The federal government has committed to provide $30.2 million to Indigenous communities and organizations for community-led activities relating to the papal visit. These include healing activities, events, ceremonies and travel for survivors.
Crown-Indigenous Relations and Northern Affairs Canada said an additional $3 million is being made available to support coordination in the three host regions by Indigenous partners. An added $2 million is being provided to support translation of the apology into Indigenous languages, as well as interpretation of the events.
The British Columbia Assembly of First Nations (BCAFN) is being allocated tickets for each site during the papal visit and is working to coordinate with residential school survivors who want to witness the Pope’s apology through online registration.
BCAFN Regional Chief Terry Teegee said Indigenous communities are calling for an “unqualified apology.”
Overwhelmingly, Teegee said survivors are hoping the Pope apologizes on behalf of the Catholic Church that allowed this to happen, rather than on behalf of certain members of the church.
There were 18 Indian Residential Schools that operated in B.C., along with over 100 day schools.
The majority of these were “run by the Catholic Church under contract by the government of Canada,” said Teegee.
“This apology also needs to go further,” he said in a statement after the Pope’s initial apology on April 1. “The Pope’s claim that only some church members were responsible for these crimes continues to sidestep the role the entire institution played in committing this horrific abuse.”
While an apology won’t “offer full closure,” Teegee said he hopes it will help many First Nations in their healing journeys.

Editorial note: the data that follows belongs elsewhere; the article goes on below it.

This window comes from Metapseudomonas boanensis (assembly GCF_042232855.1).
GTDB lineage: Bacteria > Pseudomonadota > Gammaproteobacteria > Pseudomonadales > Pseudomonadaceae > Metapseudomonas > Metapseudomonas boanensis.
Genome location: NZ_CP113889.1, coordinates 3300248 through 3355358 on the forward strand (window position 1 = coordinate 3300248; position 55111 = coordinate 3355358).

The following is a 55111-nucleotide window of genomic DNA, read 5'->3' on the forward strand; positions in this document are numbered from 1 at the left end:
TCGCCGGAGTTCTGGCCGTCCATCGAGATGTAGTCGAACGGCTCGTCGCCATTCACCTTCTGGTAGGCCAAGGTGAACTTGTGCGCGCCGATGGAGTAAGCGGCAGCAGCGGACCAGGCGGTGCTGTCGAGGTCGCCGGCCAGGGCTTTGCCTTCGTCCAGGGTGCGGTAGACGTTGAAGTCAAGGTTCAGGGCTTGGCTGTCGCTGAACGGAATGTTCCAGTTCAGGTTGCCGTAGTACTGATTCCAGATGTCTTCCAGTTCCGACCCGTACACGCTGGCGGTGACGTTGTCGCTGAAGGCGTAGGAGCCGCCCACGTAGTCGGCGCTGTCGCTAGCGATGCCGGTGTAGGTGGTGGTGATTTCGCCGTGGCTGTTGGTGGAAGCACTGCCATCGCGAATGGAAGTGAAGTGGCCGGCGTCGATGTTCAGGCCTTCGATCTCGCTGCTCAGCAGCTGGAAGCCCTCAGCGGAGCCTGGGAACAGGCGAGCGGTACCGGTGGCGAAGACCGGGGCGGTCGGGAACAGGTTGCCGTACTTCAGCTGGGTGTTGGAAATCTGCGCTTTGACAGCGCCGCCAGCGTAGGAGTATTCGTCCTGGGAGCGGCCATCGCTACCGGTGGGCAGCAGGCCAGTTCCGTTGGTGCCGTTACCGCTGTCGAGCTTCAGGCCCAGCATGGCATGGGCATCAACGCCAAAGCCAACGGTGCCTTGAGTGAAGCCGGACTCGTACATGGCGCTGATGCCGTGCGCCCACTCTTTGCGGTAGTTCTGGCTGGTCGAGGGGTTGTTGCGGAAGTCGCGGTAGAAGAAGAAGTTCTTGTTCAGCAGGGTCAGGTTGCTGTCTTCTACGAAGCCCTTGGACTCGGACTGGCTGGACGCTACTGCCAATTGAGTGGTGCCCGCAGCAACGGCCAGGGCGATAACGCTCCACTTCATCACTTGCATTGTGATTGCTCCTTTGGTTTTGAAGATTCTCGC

“There’s more issues to be dealt with,” including addiction issues that were “born” from the residential school system, he said.
Williams echoed the sentiment and said “you just have to look to the streets to see the impacts.”
“We’re still suffering,” he said. “There are First Nations on the streets with addiction problems from having parents who went to residential [school] – they’re products of that as well.”
Indeed, First Nations people have been disproportionately impacted by toxic-drug poisoning. According to the First Nations Health Authority, First Nations people died at 5.3 times the rate of other B.C. residents in 2020.
Teegee said he will be traveling to Edmonton for the event to help BCAFN offer support to survivors.
Traditional healers, elders and other mental wellness supports will be available to residential school survivors, their families and communities throughout the papal visit, according to Crown Indigenous Relations and Northern Affairs Canada.
Williams said he’s not able to travel to Edmonton because of his health and wonders how many others are in a similar position.
“I would like to [attend],” he said. “But it’s too much for many of us that are not well anymore.”
The Tla-o-qui-aht elder said he hopes for “sincerity” from the Pope’s apology, as well as a plan for how the Catholic Church intends to repair the damage that’s been done.
“What are they going to do about the damage that’s been done over all the years that these places were operated by the Catholic Church,” Williams questioned. “It’s not over by a long stretch.”